MR: Can you remember if there’s any specific moment or event during your time with Miles that changed your outlook on music?
VW: Him being a leader, it teaches you how to interact with musicians. Both Erin and I are bandleaders and it taught us how to deal with our musicians on a certain level. Musicians are sensitive creatures, so to get what you want out of your musicians you have to treat them a certain way and then you can take them in your direciton. That’s one of the things that I learnerd from him, the way you treat musicians to get the best out of them. That stuck in my mind when I played with him and now I apply that to my band.
ED: I echo fully what Vince said. I watch Vince with his guys and it reminds me of how Miles, “Chief,” used to handle his guys, how he would deal with them. Vince said musicians are sensitive, sometimes things happen and guys do things on stage or on the bandstand or off stage, but Vince deals with his guys in the same way Chief used to. I was always surprised when I thought Chief would get very upset with somebody but he wouldn’t. You’ve just got to know how to deal with people. There were things that would upset him, mostly about which guys were playing, not what they were saying. The other thing that I learned from him that kind of changed things for me is that he really knew how to pick guys for the band. He picked guys that he thought were good players in whatever band they were in before. It didn’t have to be jazz or anything, if a guy was a good player he would ask them to join the band. I think a lot of people didn’t understand that, including other members of the band that he was fronting at the time. He would just build these great bands that would come together over time that always had great drummers, horn players, bass players, guys would come and go and I would always think he’d be upset when a guy would have to leave to play with someone else, but he would always wish them well. It was kind of like a family, it was really cool.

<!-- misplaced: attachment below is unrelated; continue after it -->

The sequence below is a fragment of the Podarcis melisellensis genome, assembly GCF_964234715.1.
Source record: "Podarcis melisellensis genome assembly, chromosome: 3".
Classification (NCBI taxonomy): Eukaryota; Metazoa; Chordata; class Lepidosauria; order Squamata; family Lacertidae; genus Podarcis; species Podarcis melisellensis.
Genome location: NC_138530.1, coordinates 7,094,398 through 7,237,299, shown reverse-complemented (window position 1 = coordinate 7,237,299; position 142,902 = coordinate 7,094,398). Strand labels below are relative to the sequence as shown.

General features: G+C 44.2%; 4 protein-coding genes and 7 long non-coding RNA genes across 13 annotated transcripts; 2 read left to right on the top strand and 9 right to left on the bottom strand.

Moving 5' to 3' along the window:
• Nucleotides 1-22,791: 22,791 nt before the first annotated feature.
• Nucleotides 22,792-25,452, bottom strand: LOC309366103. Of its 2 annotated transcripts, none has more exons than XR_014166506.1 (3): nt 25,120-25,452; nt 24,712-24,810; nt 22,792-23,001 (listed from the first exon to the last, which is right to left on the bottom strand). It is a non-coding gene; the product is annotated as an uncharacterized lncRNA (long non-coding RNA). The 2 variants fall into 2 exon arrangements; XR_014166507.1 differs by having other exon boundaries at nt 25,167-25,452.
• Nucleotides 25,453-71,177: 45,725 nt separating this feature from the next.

MR: Was he a big mentor?
ED: I think he would really be concerned about what was happening with his band before helping somebody else with their thing, but if you were in his band he would help you with your career going forward anyway. I think he was just trying to help you with things you might not be aware of, just furthering your own development. So in a way, yeah. He definitely did mentor a lot of people in that way.
MR: What are you guys working on right now?
VW: I’ve got a couple of artists, a kid named Jesse Campbell who was on The Voice, I’m doing some music with him, I’ve got a kid named Niles Rivers, Erin and I both have studios respectively in California. We’re always putting tracks together and calling each other, I go over to Erin’s and Erin scores movies and it freaks me out. I’m so proud of him, listening to his music and his tracks, we inspire each other. I have artists that I’m producing, and Erin can speak on his productions.
ED: Well, last year I produced the score for this documentary about Richard Pryor called Omit The Logic. I’ve done a couple film scores in the years before that myself, being a composer. I dabbled in some management, I was working with an artist called Gabriel Johnson, we still work together, but I’m taking more time to write music myself and get back into my playing. I play drums and I play a little guitar and bass, too. I’m kind of just working on a new project and I’m hoping to collaborate with a friend of mine who’s also a composer. We’re hoping to get together in the next few months to see what happens, but other than that we work with the estate a lot, the movie’s coming up and once in a while I’ll get a nice internet commercial or something I can do. Right now I’m just working on new material, I write different styles of music, sometimes it’s acoustic blues, sometimes it’s hard rock, sometimes it’s more something you would hear in a film. I’m just kind of working through a lot of different things right now and I’m enjoying it.
MR: Nice. You also worked with Kyle Eastwood in that supergroup Bloodline.
VW: [laughs] Supergroup…I like that. It was a supergroup!
ED: Yeah, that was back about twenty years ago I was in Bloodline with Berry Oakley, Jr, Waylon Krieger, and Joe Bonamassa who’s now gone on to great success, I’m so happy for him. I love seeing him out there in all the guitar magazines and seeing him on DirecTV all the time. I go to the guitar shop and half the stuff is his personal model of guitar or pedal or amp or whatever. It’s great to see, because I know he worked really hard at it. I think when we started he was fourteen, and now I know twenty years later he’s worked through it all, I’m really happy with him. Kyle’s project, we recorded a record in Paris a couple years ago, and that was great fun to work on because he’s a great friend.
MR: What advice do you have for new artists?